Bobby Joe Seales, executive director of the Shelby County Museum and Archives, shares with the women from the National Society of the Dames of the Court of Honor Sept. 28. (Reporter photo/Christine Boatwright)

Archived Story

Genealogical society visits Shelby County

Published 10:15am Monday, October 1, 2012

By CHRISTINE BOATWRIGHT / Staff Writer

COLUMBIANA – A national genealogical society visited some of Shelby County’s historical sites Sept. 28.

The National Society of the Dames of the Court of Honor visits a different state each year for its national conference. This year, the ladies of the society attended the 85th conference in Birmingham, but they spent their “fun day” touring Shelby County’s best Sept. 28.

To be a part of the society, women must be of good moral character and descended from a commissioned officer of one or more of the American wars between 1607 and 1865, which includes the American Revolution, the War of 1812 and the Civil War, according to Birmingham resident Anne Gibbons.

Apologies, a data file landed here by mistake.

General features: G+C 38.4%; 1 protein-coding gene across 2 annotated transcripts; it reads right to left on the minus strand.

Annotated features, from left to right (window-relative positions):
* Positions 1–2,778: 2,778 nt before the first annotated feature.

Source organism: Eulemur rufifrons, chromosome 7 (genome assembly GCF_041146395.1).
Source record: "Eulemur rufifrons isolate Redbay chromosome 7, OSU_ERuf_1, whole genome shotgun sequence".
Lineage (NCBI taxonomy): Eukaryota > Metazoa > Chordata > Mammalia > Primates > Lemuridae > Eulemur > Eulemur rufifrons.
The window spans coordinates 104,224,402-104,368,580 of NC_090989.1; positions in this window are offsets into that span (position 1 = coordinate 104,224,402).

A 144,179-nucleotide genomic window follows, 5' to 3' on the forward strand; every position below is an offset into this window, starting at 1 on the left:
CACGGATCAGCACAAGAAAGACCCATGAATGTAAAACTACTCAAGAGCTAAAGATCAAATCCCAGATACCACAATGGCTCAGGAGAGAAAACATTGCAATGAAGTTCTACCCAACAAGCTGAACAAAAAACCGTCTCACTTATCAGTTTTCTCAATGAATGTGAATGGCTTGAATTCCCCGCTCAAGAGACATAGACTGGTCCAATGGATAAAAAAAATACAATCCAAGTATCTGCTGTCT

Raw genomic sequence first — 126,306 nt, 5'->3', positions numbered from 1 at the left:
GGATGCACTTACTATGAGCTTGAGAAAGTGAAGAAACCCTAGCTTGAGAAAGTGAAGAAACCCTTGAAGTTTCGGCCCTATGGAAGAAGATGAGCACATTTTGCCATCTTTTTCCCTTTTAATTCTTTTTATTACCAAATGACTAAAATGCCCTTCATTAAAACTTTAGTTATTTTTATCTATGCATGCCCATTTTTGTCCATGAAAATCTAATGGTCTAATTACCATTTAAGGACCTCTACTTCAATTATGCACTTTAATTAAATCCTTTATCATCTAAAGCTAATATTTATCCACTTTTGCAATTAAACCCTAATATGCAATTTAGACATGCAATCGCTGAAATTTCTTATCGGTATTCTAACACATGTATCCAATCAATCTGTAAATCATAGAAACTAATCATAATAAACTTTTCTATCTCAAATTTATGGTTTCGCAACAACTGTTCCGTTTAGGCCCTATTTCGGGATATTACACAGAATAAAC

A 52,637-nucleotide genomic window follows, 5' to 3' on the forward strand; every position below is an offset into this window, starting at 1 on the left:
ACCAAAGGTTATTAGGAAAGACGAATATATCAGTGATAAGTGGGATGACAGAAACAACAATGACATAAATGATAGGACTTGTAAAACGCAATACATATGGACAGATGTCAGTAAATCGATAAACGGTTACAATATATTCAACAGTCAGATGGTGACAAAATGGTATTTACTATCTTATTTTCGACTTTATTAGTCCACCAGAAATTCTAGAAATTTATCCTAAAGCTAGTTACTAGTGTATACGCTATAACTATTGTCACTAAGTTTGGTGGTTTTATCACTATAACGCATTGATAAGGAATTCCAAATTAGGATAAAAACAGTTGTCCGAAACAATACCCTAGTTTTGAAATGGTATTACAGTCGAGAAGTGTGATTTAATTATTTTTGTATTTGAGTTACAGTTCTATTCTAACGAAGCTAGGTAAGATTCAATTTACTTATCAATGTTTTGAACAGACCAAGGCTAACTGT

The Shelby County day began with a tour of the American Village and lunch at Bernie’s on Main in Columbiana. The group then divided to visit the Shelby County Museum and Archives at the Old Shelby County Courthouse and the Smith-Harrison Museum of George Washington.

According to Annette Smith, a society member from Ranburne, members prove their lineage through a number of sources, including birth, marriage and death certificates, gravestones and cemetery records, wills and notarized first-person accounts.

Shelby Ward, Alabama state president, called the Dames of the Court of Honor, which has about 1,200 members nationwide, a “patriotic genealogy society.”

“We believe in honor,” Ward said, “and officers were men of honor.”

Cynthia Rhoades, a member from Indiana, said one of the fun parts of the society is traveling to a new location each year.

“You kind of get hooked,” Rhoades said. “Some people like the research part and tracing your ancestors.”

Kathy Ward of Memphis, Tenn., said learning about her heritage is like “doing a never-ending puzzle.”

“Learning about history is a lot more exciting when you have a personal interest,” Ward said. “You have a better sense of who you are, where you came from and about your cultural background.”

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